A revamped online file-sharing service aims to woo legions of music fans by offering unlimited, free song downloads that are compatible with iPods, and all with the blessing of major recording companies. Qtrax is the latest online music venture counting on the lure of free music to draw in music fans and on advertising to pay the bills, namely record company licensing fees.
The New York-based service was among several peer-to-peer file-sharing applications that emerged after the shutdown of Napster, the pioneer service that enabled millions to illegally copy songs stored in other music fans’ computers. Qtrax shut down a few months after its 2002 launch to avoid potential legal trouble. The latest version of Qtrax still lets users tap into file-sharing networks to search for music, but downloads come with copy-protection technology known as digital-rights management, or DRM, to prevent users from burning copies to a CD and calculate how to divvy up advertising sales with labels.
Qtrax downloads can be stored indefinitely on PCs and transferred onto portable music players, however. The service, which boasts a selection of up to 30 million tracks, also promises that its music downloads will be playable on Apple’s iPods and Macintosh computers as early as March. That’s unusual, as iPods only playback unrestricted MP3s files or tracks with Apple’s proprietary version of DRM, dubbed FairPlay.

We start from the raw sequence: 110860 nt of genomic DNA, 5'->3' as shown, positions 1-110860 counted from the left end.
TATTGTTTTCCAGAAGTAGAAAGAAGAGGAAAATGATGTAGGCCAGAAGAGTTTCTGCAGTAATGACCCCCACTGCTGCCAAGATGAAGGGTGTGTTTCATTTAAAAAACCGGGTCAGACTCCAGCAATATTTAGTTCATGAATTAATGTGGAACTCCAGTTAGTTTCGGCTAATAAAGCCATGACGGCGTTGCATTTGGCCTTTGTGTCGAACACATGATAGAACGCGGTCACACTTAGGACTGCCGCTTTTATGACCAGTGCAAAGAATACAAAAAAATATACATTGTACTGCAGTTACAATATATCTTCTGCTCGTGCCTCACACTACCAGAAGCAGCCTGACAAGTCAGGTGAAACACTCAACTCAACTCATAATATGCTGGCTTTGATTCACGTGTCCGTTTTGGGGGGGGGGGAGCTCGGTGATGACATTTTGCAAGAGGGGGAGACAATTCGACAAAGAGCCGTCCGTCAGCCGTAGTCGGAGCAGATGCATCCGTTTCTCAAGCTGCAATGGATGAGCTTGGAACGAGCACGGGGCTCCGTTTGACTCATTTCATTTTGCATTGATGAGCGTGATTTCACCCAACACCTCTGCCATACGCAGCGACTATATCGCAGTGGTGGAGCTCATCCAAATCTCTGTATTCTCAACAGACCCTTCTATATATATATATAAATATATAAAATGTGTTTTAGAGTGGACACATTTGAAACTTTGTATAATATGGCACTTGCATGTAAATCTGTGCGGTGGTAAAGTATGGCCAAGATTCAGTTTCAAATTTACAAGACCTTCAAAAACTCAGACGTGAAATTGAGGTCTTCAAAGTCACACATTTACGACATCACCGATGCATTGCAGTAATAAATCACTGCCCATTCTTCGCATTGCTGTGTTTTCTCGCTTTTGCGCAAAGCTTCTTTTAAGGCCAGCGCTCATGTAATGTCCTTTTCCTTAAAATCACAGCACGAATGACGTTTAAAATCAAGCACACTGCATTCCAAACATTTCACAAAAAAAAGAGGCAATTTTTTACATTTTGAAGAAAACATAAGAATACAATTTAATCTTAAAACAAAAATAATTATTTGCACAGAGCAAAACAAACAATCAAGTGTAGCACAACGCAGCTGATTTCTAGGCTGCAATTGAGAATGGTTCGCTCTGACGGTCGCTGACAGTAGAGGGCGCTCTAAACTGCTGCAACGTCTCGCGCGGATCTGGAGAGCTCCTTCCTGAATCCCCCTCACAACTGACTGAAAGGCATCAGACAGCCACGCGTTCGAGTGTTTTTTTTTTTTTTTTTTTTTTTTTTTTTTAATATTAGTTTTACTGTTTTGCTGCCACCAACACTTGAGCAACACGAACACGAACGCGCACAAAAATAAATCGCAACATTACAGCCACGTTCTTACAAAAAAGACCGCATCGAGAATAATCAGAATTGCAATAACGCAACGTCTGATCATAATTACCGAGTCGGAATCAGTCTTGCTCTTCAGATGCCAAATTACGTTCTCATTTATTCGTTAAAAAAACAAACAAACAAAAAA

“We’ve had a technical breakthrough which enables us to put songs on an iPod without any interference from FairPlay,” said Allan Klepfisz, Qtrax’s president and chief executive. Klepfisz declined to give specifics on how Qtrax will make its audio files compatible with Apple devices, but noted that “Apple has nothing to do with it.”
Apple has been resistant in the past to license FairPlay to other online music retailers. That stance has effectively limited iPod users to loading up their players with tracks purchased from Apple’s iTunes Music Store, or MP3s that are completely free of DRM protection, like Amazon.com.
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